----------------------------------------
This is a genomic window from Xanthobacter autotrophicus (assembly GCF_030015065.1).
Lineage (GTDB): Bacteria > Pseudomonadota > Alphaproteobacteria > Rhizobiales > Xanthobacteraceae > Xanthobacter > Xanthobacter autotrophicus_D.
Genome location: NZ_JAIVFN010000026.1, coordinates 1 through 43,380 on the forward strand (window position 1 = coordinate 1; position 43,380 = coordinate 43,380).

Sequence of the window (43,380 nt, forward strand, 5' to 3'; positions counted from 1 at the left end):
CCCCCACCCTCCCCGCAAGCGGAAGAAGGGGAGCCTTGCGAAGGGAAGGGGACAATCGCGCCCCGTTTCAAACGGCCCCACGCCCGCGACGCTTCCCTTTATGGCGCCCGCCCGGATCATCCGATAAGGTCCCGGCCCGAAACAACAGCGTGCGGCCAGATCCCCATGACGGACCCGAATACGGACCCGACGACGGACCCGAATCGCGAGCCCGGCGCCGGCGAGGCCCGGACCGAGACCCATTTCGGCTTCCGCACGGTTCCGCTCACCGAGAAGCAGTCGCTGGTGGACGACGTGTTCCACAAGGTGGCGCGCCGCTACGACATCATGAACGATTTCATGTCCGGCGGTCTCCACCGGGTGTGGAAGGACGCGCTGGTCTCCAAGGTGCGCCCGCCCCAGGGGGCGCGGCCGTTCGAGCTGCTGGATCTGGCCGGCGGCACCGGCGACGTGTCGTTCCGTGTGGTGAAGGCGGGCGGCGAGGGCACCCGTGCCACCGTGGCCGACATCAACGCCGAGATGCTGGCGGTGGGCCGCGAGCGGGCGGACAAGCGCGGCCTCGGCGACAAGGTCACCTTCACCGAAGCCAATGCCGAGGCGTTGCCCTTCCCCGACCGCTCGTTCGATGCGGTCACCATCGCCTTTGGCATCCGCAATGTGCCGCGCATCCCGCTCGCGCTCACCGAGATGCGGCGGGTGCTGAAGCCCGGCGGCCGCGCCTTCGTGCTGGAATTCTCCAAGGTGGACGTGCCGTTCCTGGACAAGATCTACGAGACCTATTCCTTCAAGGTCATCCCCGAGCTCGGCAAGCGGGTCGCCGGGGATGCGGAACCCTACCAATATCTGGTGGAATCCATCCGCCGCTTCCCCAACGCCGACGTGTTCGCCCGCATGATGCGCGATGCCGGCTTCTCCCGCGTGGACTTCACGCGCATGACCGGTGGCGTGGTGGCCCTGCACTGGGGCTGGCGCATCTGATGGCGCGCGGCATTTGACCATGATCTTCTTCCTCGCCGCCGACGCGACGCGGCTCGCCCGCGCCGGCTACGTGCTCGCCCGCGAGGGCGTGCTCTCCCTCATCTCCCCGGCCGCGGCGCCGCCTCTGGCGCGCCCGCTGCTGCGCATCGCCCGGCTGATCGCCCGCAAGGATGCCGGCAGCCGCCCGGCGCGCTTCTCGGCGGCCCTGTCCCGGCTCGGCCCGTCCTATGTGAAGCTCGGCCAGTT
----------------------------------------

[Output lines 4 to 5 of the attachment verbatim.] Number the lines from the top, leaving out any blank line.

Sequence of the window (43,380 nt, forward strand, 5' to 3'; positions counted from 1 at the left end):
CCCCCACCCTCCCCGCAAGCGGAAGAAGGGGAGCCTTGCGAAGGGAAGGGGACAATCGCGCCCCGTTTCAAACGGCCCCACGCCCGCGACGCTTCCCTTTATGGCGCCCGCCCGGATCATCCGATAAGGTCCCGGCCCGAAACAACAGCGTGCGGCCAGATCCCCATGACGGACCCGAATACGGACCCGACGACGGACCCGAATCGCGAGCCCGGCGCCGGCGAGGCCCGGACCGAGACCCATTTCGGCTTCCGCACGGTTCCGCTCACCGAGAAGCAGTCGCTGGTGGACGACGTGTTCCACAAGGTGGCGCGCCGCTACGACATCATGAACGATTTCATGTCCGGCGGTCTCCACCGGGTGTGGAAGGACGCGCTGGTCTCCAAGGTGCGCCCGCCCCAGGGGGCGCGGCCGTTCGAGCTGCTGGATCTGGCCGGCGGCACCGGCGACGTGTCGTTCCGTGTGGTGAAGGCGGGCGGCGAGGGCACCCGTGCCACCGTGGCCGACATCAACGCCGAGATGCTGGCGGTGGGCCGCGAGCGGGCGGACAAGCGCGGCCTCGGCGACAAGGTCACCTTCACCGAAGCCAATGCCGAGGCGTTGCCCTTCCCCGACCGCTCGTTCGATGCGGTCACCATCGCCTTTGGCATCCGCAATGTGCCGCGCATCCCGCTCGCGCTCACCGAGATGCGGCGGGTGCTGAAGCCCGGCGGCCGCGCCTTCGTGCTGGAATTCTCCAAGGTGGACGTGCCGTTCCTGGACAAGATCTACGAGACCTATTCCTTCAAGGTCATCCCCGAGCTCGGCAAGCGGGTCGCCGGGGATGCGGAACCCTACCAATATCTGGTGGAATCCATCCGCCGCTTCCCCAACGCCGACGTGTTCGCCCGCATGATGCGCGATGCCGGCTTCTCCCGCGTGGACTTCACGCGCATGACCGGTGGCGTGGTGGCCCTGCACTGGGGCTGGCGCATCTGATGGCGCGCGGCATTTGACCATGATCTTCTTCCTCGCCGCCGACGCGACGCGGCTCGCCCGCGCCGGCTACGTGCTCGCCCGCGAGGGCGTGCTCTCCCTCATCTCCCCGGCCGCGGCGCCGCCTCTGGCGCGCCCGCTGCTGCGCATCGCCCGGCTGATCGCCCGCAAGGATGCCGGCAGCCGCCCGGCGCGCTTCTCGGCGGCCCTGTCCCGGCTCGGCCCGTCCTATGTGAAGCTCGGCCAGTT